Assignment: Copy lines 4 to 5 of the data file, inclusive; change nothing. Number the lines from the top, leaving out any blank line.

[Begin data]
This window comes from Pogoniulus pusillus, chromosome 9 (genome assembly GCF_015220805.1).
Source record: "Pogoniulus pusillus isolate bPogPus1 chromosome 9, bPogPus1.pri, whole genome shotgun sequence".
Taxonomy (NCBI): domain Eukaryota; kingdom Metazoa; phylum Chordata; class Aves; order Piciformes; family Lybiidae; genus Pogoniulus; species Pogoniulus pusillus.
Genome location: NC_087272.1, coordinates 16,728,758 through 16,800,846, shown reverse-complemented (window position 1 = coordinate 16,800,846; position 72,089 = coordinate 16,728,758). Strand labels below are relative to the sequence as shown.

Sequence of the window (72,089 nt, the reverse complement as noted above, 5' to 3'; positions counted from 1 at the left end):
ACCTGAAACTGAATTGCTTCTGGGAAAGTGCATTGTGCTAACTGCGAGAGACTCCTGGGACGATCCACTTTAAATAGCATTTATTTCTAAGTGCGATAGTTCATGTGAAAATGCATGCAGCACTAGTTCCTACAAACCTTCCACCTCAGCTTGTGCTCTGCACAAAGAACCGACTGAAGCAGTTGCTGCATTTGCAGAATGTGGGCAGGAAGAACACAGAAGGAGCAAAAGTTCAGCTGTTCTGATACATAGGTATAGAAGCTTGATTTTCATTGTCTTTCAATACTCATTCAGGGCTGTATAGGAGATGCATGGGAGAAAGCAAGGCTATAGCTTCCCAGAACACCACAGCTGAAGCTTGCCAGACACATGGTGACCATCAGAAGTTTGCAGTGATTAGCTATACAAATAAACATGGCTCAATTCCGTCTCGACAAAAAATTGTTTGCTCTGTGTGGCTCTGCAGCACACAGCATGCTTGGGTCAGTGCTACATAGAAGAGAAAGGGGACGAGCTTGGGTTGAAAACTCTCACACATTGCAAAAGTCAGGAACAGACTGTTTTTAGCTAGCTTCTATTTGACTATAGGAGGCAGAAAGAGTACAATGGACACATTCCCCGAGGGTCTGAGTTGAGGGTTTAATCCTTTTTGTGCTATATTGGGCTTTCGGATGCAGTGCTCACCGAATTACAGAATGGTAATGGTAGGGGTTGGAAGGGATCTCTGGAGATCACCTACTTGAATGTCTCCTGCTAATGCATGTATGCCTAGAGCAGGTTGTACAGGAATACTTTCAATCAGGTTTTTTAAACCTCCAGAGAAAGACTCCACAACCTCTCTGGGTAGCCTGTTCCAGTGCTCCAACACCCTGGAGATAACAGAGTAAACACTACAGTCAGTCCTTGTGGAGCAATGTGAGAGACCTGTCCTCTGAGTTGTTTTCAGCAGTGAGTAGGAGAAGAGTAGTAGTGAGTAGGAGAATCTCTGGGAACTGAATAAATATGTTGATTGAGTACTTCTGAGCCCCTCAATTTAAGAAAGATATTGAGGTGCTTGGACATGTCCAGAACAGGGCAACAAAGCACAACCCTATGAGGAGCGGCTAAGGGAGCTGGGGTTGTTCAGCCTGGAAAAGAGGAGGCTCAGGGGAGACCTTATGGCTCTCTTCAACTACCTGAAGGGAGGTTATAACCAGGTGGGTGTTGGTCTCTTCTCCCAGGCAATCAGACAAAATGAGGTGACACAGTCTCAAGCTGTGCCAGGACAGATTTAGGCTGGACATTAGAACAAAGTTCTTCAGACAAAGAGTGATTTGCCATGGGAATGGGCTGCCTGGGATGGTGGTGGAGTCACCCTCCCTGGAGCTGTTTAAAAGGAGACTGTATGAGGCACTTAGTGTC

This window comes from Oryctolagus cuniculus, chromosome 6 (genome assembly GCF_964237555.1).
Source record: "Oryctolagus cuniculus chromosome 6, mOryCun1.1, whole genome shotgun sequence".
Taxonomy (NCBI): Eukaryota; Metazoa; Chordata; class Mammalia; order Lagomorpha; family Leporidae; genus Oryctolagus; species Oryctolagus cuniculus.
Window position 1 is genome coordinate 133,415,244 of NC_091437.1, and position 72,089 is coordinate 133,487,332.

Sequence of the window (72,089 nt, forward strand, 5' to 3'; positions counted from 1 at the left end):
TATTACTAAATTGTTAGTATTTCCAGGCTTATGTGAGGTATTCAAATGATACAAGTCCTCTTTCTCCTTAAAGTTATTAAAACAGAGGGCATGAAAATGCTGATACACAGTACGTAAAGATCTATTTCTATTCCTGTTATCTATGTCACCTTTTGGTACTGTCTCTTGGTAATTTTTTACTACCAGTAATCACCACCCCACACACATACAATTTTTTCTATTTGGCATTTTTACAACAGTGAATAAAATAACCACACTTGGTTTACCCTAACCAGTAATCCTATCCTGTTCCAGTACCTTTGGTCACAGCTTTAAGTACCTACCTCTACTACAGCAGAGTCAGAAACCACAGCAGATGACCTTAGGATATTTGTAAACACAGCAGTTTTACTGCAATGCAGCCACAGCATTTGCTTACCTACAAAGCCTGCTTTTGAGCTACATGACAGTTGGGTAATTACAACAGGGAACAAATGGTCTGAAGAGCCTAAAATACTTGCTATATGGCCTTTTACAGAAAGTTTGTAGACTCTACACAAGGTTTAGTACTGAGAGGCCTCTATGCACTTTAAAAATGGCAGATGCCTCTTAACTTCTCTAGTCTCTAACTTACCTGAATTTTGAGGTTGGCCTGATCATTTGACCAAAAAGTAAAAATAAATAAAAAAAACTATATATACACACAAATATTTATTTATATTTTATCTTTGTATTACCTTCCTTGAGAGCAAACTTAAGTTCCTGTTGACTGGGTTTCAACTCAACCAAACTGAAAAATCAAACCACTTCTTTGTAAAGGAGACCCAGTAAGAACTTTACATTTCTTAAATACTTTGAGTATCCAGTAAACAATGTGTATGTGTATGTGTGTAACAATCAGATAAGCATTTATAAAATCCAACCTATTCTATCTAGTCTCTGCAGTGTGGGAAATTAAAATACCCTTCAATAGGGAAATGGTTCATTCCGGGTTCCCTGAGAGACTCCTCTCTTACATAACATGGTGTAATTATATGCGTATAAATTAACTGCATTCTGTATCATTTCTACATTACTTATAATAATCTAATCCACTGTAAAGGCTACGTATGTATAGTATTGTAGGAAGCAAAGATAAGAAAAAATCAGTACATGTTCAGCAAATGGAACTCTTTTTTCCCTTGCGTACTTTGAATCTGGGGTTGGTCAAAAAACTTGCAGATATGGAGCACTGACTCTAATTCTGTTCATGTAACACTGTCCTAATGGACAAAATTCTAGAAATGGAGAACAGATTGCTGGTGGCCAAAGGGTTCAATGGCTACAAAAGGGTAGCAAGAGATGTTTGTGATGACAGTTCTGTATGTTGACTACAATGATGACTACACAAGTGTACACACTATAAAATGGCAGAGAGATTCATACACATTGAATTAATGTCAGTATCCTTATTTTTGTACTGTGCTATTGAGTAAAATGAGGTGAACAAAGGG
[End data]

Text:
Genome location: NC_087272.1, coordinates 16,728,758 through 16,800,846, shown reverse-complemented (window position 1 = coordinate 16,800,846; position 72,089 = coordinate 16,728,758). Strand labels below are relative to the sequence as shown.

Sequence of the window (72,089 nt, the reverse complement as noted above, 5' to 3'; positions counted from 1 at the left end):